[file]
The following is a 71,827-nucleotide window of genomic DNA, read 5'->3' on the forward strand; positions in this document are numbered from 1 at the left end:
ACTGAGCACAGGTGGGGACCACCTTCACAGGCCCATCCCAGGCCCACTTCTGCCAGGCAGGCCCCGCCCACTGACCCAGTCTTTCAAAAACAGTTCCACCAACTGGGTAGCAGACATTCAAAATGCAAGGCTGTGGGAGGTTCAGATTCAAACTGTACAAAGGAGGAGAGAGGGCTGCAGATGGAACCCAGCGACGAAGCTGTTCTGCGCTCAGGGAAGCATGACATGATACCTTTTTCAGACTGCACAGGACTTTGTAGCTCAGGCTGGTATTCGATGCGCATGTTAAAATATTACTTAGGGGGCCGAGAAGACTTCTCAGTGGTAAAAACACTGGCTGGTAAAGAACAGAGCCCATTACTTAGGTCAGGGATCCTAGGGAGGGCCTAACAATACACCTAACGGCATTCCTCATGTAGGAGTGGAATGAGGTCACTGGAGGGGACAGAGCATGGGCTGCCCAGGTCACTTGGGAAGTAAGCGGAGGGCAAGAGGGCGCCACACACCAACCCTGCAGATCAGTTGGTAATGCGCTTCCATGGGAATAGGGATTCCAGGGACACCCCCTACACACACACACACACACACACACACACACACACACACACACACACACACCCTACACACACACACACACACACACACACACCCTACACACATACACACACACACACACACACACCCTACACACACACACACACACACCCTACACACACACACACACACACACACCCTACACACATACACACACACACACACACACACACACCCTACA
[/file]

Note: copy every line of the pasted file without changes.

The following is a 71,827-nucleotide window of genomic DNA, read 5'->3' on the forward strand; positions in this document are numbered from 1 at the left end:
ACTGAGCACAGGTGGGGACCACCTTCACAGGCCCATCCCAGGCCCACTTCTGCCAGGCAGGCCCCGCCCACTGACCCAGTCTTTCAAAAACAGTTCCACCAACTGGGTAGCAGACATTCAAAATGCAAGGCTGTGGGAGGTTCAGATTCAAACTGTACAAAGGAGGAGAGAGGGCTGCAGATGGAACCCAGCGACGAAGCTGTTCTGCGCTCAGGGAAGCATGACATGATACCTTTTTCAGACTGCACAGGACTTTGTAGCTCAGGCTGGTATTCGATGCGCATGTTAAAATATTACTTAGGGGGCCGAGAAGACTTCTCAGTGGTAAAAACACTGGCTGGTAAAGAACAGAGCCCATTACTTAGGTCAGGGATCCTAGGGAGGGCCTAACAATACACCTAACGGCATTCCTCATGTAGGAGTGGAATGAGGTCACTGGAGGGGACAGAGCATGGGCTGCCCAGGTCACTTGGGAAGTAAGCGGAGGGCAAGAGGGCGCCACACACCAACCCTGCAGATCAGTTGGTAATGCGCTTCCATGGGAATAGGGATTCCAGGGACACCCCCTACACACACACACACACACACACACACACACACACACACACACACACACACCCTACACACACACACACACACACACACACACCCTACACACATACACACACACACACACACACACCCTACACACACACACACACACACCCTACACACACACACACACACACACACCCTACACACATACACACACACACACACACACACACACCCTACA